I discussed this question at length, because it is critical to distinguish between those who demand the right to live their beliefs and those who understand that right as a carte blanche to run roughshod over the rights of others. Most religious groups believe that they have a unique knowledge of the unknowable (their own way of seeing it, really since history has a habit of rendering the mysterious unknowable remarkably mundane). They have every right and freedom to their smug self-importance, and even to tell us non-believers about the everlasting torture that awaits us post-death. Unfortunately however, when faced with skepticism, the faithful prefer to use force to convince those who would shrug off well-meaning attempts to save their souls.

The big difference is that while the more mature religion of the West, and the less insistent religions of the East refrain from overt coercion, newer (comparatively speaking, by some seven hundred years) Islam has yet to learn restraint. While the majority of Islamic people would undoubtedly prefer to live in peace and leave the judgment of the world to the all-powerful god they believe in, and even the small minority who would force their view mostly push a more inclusive attitude. The truly violent groups like Boko Haram, the Taliban, the Islamic State of Iraq and the Levant and al Qaida and its many offshoots represent a small, even miniscule, minority that will commit any violence, any atrocity to further their dream of an Islamic state that conforms to their twisted vision.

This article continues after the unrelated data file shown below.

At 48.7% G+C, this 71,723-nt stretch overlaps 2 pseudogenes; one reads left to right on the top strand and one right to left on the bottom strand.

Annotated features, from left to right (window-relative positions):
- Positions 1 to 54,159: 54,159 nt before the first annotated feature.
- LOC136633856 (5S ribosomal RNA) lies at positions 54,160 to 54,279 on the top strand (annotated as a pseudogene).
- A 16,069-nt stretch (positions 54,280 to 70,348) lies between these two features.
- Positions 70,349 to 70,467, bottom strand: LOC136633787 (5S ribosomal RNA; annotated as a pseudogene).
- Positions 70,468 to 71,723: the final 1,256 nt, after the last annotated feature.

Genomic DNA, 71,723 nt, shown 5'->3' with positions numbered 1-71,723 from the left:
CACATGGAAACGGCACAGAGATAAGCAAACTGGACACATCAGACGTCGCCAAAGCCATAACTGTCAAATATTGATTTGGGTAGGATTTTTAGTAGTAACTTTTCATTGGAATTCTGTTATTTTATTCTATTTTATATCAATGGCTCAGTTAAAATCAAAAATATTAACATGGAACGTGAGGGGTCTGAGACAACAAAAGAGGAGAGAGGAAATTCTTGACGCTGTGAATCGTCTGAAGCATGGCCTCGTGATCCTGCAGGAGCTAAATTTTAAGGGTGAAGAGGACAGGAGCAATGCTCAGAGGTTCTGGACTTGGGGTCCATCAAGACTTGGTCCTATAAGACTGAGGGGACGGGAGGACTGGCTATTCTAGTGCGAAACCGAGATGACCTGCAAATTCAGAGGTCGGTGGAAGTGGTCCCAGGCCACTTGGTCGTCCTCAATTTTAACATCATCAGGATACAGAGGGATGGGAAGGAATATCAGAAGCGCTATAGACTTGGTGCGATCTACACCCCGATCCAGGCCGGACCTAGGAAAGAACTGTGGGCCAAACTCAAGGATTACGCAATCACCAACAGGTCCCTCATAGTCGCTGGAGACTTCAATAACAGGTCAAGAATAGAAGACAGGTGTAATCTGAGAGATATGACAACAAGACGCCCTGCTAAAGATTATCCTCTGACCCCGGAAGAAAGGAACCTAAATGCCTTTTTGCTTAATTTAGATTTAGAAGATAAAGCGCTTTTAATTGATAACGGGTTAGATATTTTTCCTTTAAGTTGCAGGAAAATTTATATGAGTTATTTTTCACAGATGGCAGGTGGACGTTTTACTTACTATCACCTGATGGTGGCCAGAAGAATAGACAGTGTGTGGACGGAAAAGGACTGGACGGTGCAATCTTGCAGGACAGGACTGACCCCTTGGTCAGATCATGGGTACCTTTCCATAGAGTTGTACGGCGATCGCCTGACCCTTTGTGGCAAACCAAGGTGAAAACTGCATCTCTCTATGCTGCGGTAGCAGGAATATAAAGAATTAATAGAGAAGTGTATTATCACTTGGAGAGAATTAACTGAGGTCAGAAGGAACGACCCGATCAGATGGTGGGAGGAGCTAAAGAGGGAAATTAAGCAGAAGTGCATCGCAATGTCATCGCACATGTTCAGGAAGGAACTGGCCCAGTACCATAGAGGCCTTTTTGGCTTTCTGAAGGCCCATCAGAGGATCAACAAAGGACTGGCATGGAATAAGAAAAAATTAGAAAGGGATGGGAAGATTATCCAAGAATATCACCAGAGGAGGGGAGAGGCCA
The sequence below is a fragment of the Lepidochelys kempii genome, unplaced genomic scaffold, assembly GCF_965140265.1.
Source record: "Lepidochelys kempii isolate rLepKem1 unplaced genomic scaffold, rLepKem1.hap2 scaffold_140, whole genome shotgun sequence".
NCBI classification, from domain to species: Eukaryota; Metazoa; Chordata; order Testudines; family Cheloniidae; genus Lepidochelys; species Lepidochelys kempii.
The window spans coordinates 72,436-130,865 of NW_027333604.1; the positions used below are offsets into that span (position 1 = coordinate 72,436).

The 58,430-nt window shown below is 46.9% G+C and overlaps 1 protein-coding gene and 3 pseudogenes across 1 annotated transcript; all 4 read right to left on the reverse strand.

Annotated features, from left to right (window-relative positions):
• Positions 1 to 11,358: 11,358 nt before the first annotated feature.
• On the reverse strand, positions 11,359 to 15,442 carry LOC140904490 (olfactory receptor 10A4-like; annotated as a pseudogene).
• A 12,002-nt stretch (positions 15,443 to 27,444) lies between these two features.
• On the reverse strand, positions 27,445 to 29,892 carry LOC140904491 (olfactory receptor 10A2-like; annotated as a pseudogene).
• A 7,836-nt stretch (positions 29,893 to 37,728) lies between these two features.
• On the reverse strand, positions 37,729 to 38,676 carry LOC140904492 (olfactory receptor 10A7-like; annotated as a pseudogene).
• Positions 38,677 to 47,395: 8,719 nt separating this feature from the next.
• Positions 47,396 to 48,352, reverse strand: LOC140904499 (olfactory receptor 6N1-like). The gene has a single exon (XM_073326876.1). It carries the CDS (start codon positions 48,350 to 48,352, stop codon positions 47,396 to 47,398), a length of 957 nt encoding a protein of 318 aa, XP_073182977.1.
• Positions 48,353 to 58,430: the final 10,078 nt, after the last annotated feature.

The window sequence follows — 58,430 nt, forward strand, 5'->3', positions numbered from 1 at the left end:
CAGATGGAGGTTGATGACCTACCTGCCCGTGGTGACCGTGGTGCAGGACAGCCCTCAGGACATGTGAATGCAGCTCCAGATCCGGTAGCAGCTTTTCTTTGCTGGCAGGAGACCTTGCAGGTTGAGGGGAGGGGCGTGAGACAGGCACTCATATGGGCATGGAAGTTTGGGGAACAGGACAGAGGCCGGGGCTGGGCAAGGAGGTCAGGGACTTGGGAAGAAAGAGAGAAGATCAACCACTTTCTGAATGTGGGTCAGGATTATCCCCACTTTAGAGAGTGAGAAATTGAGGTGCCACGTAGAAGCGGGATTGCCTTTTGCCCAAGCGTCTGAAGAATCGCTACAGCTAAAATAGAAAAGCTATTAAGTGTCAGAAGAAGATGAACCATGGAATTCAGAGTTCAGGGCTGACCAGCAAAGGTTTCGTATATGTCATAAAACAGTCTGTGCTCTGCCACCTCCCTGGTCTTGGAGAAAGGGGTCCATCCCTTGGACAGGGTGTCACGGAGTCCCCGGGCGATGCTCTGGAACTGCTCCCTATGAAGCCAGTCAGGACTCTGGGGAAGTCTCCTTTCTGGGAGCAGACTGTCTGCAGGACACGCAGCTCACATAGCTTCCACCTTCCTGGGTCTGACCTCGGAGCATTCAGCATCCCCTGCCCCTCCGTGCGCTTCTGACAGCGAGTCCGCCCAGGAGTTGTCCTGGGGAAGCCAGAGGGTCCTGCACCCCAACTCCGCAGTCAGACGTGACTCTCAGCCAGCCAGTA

It is easy to ridicule the central pillar of their belief - if they truly believe in such a powerful god, why does he need them to act with such great violence, and why do non-believers need to be killed as quickly as possible, when there is all of eternity left for their god to mete out judgement - but neither logic nor ridicule is likely to sway such fanatics. Filled with absolute belief in their mission, they will never hear anything that would conflict with their vision. Even of that small group of fanatics, most of them are young and impressionable, led into a life of violence and murder by a tiny number of older leaders. Whether these leaders truly believe in the hatred and venom they spew or whether they are the ultimate cynics is impossible to say, though it is hard to understand how any man could be so scared of a fourteen year old girl as to order her death for speaking out for education; or how anyone who claims to be serving a higher power can justify enslaving hundreds of young girls for the "crime" of being in school; or how there can be any justification for the near daily murder of hundreds of their fellow humans, and even fellow Muslims, in the name of liberating them.